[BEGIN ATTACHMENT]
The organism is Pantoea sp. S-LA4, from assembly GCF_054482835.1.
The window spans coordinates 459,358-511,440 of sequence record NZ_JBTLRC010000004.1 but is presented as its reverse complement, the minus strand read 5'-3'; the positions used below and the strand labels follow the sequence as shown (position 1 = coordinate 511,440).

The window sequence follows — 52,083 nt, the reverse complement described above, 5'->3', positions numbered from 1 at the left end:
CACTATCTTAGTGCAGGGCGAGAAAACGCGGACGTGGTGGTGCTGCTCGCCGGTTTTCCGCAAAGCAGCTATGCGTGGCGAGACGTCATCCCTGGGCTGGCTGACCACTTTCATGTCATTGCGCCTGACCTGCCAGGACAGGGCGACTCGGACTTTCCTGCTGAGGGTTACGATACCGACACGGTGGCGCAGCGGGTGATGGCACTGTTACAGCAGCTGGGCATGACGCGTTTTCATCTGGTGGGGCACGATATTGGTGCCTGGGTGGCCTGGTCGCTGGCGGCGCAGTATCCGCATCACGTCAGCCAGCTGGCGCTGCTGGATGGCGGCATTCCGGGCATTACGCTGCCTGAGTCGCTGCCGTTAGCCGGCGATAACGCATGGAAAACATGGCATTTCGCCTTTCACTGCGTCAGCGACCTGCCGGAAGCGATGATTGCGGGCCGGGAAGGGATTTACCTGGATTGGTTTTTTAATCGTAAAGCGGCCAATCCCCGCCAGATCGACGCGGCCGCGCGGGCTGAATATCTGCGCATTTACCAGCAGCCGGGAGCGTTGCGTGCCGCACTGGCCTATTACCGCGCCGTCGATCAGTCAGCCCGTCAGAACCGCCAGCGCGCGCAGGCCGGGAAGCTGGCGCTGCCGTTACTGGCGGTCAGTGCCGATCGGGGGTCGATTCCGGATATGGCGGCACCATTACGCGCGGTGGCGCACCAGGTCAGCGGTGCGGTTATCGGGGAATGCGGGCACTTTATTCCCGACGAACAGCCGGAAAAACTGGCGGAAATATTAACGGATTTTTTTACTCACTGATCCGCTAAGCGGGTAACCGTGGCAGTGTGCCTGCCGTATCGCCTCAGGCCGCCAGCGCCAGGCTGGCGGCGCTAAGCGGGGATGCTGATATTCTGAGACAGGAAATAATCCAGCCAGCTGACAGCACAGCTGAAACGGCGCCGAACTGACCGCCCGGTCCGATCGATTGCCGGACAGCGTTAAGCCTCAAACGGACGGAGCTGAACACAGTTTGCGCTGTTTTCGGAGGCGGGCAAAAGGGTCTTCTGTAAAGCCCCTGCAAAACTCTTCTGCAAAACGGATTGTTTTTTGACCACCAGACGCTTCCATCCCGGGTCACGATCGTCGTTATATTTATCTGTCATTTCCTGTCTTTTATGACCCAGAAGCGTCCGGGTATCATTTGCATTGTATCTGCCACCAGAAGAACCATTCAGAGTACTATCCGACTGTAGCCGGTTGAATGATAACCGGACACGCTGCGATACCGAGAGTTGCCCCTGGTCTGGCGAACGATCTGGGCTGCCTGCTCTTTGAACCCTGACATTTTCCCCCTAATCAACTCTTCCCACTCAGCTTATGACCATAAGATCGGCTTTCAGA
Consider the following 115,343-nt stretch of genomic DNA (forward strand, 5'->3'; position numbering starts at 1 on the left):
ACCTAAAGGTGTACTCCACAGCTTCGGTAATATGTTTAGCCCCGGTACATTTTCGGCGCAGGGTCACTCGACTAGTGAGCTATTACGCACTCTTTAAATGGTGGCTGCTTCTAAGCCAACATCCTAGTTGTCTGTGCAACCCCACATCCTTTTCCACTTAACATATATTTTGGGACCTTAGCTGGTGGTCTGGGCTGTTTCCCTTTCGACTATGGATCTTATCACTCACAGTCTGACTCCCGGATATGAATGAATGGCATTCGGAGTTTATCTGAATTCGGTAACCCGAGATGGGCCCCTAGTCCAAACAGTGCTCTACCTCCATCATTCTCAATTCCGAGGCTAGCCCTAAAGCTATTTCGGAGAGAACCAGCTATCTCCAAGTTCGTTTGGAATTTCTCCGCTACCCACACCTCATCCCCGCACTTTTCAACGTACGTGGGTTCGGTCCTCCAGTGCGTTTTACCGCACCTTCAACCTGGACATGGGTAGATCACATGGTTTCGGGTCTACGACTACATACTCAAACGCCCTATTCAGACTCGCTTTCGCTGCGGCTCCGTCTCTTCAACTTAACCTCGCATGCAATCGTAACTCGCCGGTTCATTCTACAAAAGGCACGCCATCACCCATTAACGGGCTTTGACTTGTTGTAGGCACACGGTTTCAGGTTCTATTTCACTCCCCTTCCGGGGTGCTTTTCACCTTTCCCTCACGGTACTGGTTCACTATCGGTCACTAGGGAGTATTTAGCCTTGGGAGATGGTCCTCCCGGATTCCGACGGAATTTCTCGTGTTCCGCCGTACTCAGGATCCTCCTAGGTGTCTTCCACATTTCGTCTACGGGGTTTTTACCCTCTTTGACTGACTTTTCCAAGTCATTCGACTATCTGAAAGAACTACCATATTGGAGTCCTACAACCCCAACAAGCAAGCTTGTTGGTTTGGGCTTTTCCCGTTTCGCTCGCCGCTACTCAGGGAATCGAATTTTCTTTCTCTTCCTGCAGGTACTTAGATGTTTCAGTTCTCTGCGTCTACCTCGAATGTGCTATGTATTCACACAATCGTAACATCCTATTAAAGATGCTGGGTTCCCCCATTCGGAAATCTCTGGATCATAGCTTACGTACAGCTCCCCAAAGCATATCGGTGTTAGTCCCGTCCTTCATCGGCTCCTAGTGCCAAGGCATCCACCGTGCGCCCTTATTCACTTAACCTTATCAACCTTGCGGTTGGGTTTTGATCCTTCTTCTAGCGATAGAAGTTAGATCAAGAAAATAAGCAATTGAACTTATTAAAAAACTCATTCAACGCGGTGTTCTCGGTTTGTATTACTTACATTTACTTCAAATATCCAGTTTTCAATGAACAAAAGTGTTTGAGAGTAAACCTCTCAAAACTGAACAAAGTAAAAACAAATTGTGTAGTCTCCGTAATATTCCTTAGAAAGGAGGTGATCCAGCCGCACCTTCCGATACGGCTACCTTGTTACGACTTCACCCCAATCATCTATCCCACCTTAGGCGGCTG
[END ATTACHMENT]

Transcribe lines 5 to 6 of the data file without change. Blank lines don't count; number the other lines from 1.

Consider the following 115,343-nt stretch of genomic DNA (forward strand, 5'->3'; position numbering starts at 1 on the left):
ACCTAAAGGTGTACTCCACAGCTTCGGTAATATGTTTAGCCCCGGTACATTTTCGGCGCAGGGTCACTCGACTAGTGAGCTATTACGCACTCTTTAAATGGTGGCTGCTTCTAAGCCAACATCCTAGTTGTCTGTGCAACCCCACATCCTTTTCCACTTAACATATATTTTGGGACCTTAGCTGGTGGTCTGGGCTGTTTCCCTTTCGACTATGGATCTTATCACTCACAGTCTGACTCCCGGATATGAATGAATGGCATTCGGAGTTTATCTGAATTCGGTAACCCGAGATGGGCCCCTAGTCCAAACAGTGCTCTACCTCCATCATTCTCAATTCCGAGGCTAGCCCTAAAGCTATTTCGGAGAGAACCAGCTATCTCCAAGTTCGTTTGGAATTTCTCCGCTACCCACACCTCATCCCCGCACTTTTCAACGTACGTGGGTTCGGTCCTCCAGTGCGTTTTACCGCACCTTCAACCTGGACATGGGTAGATCACATGGTTTCGGGTCTACGACTACATACTCAAACGCCCTATTCAGACTCGCTTTCGCTGCGGCTCCGTCTCTTCAACTTAACCTCGCATGCAATCGTAACTCGCCGGTTCATTCTACAAAAGGCACGCCATCACCCATTAACGGGCTTTGACTTGTTGTAGGCACACGGTTTCAGGTTCTATTTCACTCCCCTTCCGGGGTGCTTTTCACCTTTCCCTCACGGTACTGGTTCACTATCGGTCACTAGGGAGTATTTAGCCTTGGGAGATGGTCCTCCCGGATTCCGACGGAATTTCTCGTGTTCCGCCGTACTCAGGATCCTCCTAGGTGTCTTCCACATTTCGTCTACGGGGTTTTTACCCTCTTTGACTGACTTTTCCAAGTCATTCGACTATCTGAAAGAACTACCATATTGGAGTCCTACAACCCCAACAAGCAAGCTTGTTGGTTTGGGCTTTTCCCGTTTCGCTCGCCGCTACTCAGGGAATCGAATTTTCTTTCTCTTCCTGCAGGTACTTAGATGTTTCAGTTCTCTGCGTCTACCTCGAATGTGCTATGTATTCACACAATCGTAACATCCTATTAAAGATGCTGGGTTCCCCCATTCGGAAATCTCTGGATCATAGCTTACGTACAGCTCCCCAAAGCATATCGGTGTTAGTCCCGTCCTTCATCGGCTCCTAGTGCCAAGGCATCCACCGTGCGCCCTTATTCACTTAACCTTATCAACCTTGCGGTTGGGTTTTGATCCTTCTTCTAGCGATAGAAGTTAGATCAAGAAAATAAGCAATTGAACTTATTAAAAAACTCATTCAACGCGGTGTTCTCGGTTTGTATTACTTACATTTACTTCAAATATCCAGTTTTCAATGAACAAAAGTGTTTGAGAGTAAACCTCTCAAAACTGAACAAAGTAAAAACAAATTGTGTAGTCTCCGTAATATTCCTTAGAAAGGAGGTGATCCAGCCGCACCTTCCGATACGGCTACCTTGTTACGACTTCACCCCAATCATCTATCCCACCTTAGGCGGCTG